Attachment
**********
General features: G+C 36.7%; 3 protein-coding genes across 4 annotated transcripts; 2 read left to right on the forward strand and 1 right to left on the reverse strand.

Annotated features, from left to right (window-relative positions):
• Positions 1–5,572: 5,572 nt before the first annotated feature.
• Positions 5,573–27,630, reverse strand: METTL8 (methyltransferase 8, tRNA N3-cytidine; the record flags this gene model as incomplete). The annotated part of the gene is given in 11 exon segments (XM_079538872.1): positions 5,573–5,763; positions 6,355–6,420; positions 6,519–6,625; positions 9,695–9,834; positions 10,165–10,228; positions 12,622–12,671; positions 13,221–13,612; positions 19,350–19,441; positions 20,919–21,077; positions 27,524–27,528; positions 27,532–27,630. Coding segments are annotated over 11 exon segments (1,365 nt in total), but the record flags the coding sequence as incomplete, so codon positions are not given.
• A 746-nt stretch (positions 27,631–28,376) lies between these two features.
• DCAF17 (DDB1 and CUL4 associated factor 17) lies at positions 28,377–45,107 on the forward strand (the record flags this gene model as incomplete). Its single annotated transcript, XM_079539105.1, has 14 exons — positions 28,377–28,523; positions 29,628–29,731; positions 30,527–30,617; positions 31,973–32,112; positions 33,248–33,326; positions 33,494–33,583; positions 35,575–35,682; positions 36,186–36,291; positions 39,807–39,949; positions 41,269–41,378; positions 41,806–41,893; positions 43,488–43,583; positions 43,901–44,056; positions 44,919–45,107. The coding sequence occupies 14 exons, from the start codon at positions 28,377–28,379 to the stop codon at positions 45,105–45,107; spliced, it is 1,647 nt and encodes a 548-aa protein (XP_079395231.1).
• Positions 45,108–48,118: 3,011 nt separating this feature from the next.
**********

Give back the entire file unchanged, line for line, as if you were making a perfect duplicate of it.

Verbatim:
General features: G+C 36.7%; 3 protein-coding genes across 4 annotated transcripts; 2 read left to right on the forward strand and 1 right to left on the reverse strand.

Annotated features, from left to right (window-relative positions):
• Positions 1–5,572: 5,572 nt before the first annotated feature.
• Positions 5,573–27,630, reverse strand: METTL8 (methyltransferase 8, tRNA N3-cytidine; the record flags this gene model as incomplete). The annotated part of the gene is given in 11 exon segments (XM_079538872.1): positions 5,573–5,763; positions 6,355–6,420; positions 6,519–6,625; positions 9,695–9,834; positions 10,165–10,228; positions 12,622–12,671; positions 13,221–13,612; positions 19,350–19,441; positions 20,919–21,077; positions 27,524–27,528; positions 27,532–27,630. Coding segments are annotated over 11 exon segments (1,365 nt in total), but the record flags the coding sequence as incomplete, so codon positions are not given.
• A 746-nt stretch (positions 27,631–28,376) lies between these two features.
• DCAF17 (DDB1 and CUL4 associated factor 17) lies at positions 28,377–45,107 on the forward strand (the record flags this gene model as incomplete). Its single annotated transcript, XM_079539105.1, has 14 exons — positions 28,377–28,523; positions 29,628–29,731; positions 30,527–30,617; positions 31,973–32,112; positions 33,248–33,326; positions 33,494–33,583; positions 35,575–35,682; positions 36,186–36,291; positions 39,807–39,949; positions 41,269–41,378; positions 41,806–41,893; positions 43,488–43,583; positions 43,901–44,056; positions 44,919–45,107. The coding sequence occupies 14 exons, from the start codon at positions 28,377–28,379 to the stop codon at positions 45,105–45,107; spliced, it is 1,647 nt and encodes a 548-aa protein (XP_079395231.1).
• Positions 45,108–48,118: 3,011 nt separating this feature from the next.